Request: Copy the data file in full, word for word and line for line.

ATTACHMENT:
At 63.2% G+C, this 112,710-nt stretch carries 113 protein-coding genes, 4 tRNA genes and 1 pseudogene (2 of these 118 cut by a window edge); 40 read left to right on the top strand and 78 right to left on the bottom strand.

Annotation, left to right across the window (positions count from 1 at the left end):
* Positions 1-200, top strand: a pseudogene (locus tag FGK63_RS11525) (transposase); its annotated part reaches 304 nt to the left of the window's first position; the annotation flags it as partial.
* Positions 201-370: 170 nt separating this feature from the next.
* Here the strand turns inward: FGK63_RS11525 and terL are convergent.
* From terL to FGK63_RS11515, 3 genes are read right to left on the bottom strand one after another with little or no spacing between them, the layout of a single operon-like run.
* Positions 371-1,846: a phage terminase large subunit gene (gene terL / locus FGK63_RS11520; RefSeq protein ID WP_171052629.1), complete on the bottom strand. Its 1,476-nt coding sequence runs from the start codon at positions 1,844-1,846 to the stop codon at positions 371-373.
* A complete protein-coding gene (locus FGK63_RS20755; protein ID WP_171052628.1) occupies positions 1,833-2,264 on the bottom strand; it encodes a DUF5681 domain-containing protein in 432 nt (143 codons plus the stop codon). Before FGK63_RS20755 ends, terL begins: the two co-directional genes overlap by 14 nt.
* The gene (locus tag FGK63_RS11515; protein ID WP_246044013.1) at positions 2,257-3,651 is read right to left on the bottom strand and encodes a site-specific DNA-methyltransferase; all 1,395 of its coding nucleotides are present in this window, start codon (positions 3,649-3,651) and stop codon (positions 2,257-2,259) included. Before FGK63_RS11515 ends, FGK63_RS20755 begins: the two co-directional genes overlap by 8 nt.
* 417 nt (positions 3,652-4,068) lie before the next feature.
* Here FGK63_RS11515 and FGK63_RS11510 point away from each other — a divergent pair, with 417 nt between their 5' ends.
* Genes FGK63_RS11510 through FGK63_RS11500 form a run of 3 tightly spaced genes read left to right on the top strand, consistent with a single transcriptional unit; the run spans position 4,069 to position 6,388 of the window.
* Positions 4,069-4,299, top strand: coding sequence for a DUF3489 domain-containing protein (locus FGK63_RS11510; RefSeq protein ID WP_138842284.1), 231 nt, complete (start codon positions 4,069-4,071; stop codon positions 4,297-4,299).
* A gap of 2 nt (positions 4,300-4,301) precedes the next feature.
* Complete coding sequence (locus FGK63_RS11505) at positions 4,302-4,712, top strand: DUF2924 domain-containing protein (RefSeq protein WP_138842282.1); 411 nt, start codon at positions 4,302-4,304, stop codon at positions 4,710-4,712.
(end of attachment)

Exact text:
At 63.2% G+C, this 112,710-nt stretch carries 113 protein-coding genes, 4 tRNA genes and 1 pseudogene (2 of these 118 cut by a window edge); 40 read left to right on the top strand and 78 right to left on the bottom strand.

Annotation, left to right across the window (positions count from 1 at the left end):
* Positions 1-200, top strand: a pseudogene (locus tag FGK63_RS11525) (transposase); its annotated part reaches 304 nt to the left of the window's first position; the annotation flags it as partial.
* Positions 201-370: 170 nt separating this feature from the next.
* Here the strand turns inward: FGK63_RS11525 and terL are convergent.
* From terL to FGK63_RS11515, 3 genes are read right to left on the bottom strand one after another with little or no spacing between them, the layout of a single operon-like run.
* Positions 371-1,846: a phage terminase large subunit gene (gene terL / locus FGK63_RS11520; RefSeq protein ID WP_171052629.1), complete on the bottom strand. Its 1,476-nt coding sequence runs from the start codon at positions 1,844-1,846 to the stop codon at positions 371-373.
* A complete protein-coding gene (locus FGK63_RS20755; protein ID WP_171052628.1) occupies positions 1,833-2,264 on the bottom strand; it encodes a DUF5681 domain-containing protein in 432 nt (143 codons plus the stop codon). Before FGK63_RS20755 ends, terL begins: the two co-directional genes overlap by 14 nt.
* The gene (locus tag FGK63_RS11515; protein ID WP_246044013.1) at positions 2,257-3,651 is read right to left on the bottom strand and encodes a site-specific DNA-methyltransferase; all 1,395 of its coding nucleotides are present in this window, start codon (positions 3,649-3,651) and stop codon (positions 2,257-2,259) included. Before FGK63_RS11515 ends, FGK63_RS20755 begins: the two co-directional genes overlap by 8 nt.
* 417 nt (positions 3,652-4,068) lie before the next feature.
* Here FGK63_RS11515 and FGK63_RS11510 point away from each other — a divergent pair, with 417 nt between their 5' ends.
* Genes FGK63_RS11510 through FGK63_RS11500 form a run of 3 tightly spaced genes read left to right on the top strand, consistent with a single transcriptional unit; the run spans position 4,069 to position 6,388 of the window.
* Positions 4,069-4,299, top strand: coding sequence for a DUF3489 domain-containing protein (locus FGK63_RS11510; RefSeq protein ID WP_138842284.1), 231 nt, complete (start codon positions 4,069-4,071; stop codon positions 4,297-4,299).
* A gap of 2 nt (positions 4,300-4,301) precedes the next feature.
* Complete coding sequence (locus FGK63_RS11505) at positions 4,302-4,712, top strand: DUF2924 domain-containing protein (RefSeq protein WP_138842282.1); 411 nt, start codon at positions 4,302-4,304, stop codon at positions 4,710-4,712.